Entry was free during my visit because the buildings have had scaffolding on them for years, since at least 2011 according to photographs that I have taken of the archaeological treasure; that scaffolding is in the process of being taken down so much of the site is inaccessible. Entry to Cashel usually costs €8 per adult.
Cashel was seat of the Kings of Munster, the region covering the southwest of Ireland in which Tipperary is situated. And it is said that Saint Patrick, whom I have written about here, baptised the King of Munster here hence the Rock of Cashel is known as Carraig Phádraig in Irish or Patrick's Rock.
Most of the buildings that are extant on the hill date from the early 12th century and the mid 13th century including the 28m high round tower seen in the image.
Despite limited access, the site should be fully reopen by Easter if not before but do check to make sure, and the rain the experience was worthwhile especially for the small museum of artefacts from the site and locally including twelfth century carvings, a high cross and a bronze age sword.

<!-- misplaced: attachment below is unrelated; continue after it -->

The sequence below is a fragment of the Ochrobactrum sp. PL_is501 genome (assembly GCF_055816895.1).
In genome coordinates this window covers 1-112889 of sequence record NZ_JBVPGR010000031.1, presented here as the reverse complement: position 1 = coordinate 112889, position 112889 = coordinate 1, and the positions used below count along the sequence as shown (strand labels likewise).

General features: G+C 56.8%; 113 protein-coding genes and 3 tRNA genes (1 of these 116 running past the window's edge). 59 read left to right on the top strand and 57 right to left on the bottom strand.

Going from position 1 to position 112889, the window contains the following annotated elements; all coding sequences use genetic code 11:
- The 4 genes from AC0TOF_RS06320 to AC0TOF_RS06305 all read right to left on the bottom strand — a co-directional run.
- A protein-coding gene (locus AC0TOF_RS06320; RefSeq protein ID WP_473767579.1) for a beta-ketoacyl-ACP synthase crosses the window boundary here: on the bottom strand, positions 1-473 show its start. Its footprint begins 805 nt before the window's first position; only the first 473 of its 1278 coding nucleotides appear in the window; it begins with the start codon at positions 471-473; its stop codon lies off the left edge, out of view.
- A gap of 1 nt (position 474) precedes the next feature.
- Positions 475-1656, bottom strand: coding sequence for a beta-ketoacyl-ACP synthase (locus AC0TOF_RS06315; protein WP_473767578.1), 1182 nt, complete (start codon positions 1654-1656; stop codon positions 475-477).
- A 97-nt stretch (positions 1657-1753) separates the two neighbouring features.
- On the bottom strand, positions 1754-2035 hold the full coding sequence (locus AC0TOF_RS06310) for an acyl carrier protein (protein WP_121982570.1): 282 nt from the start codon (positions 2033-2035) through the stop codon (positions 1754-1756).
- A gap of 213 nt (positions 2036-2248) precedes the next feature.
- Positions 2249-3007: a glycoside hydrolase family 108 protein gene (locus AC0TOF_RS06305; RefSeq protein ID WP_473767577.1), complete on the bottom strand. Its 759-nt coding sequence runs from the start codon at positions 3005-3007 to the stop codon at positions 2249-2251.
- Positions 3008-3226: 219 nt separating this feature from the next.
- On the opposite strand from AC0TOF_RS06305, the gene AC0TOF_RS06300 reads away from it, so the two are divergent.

If you use social media site Periscope then check out my scopes from the Rock here https://www.periscope.tv/w/1rmxPnDlgLqGN
To join me on one of my Panoramic Ireland personalised photography tours and workshops here in Ireland, from Cashel to Kerry contact me for more information.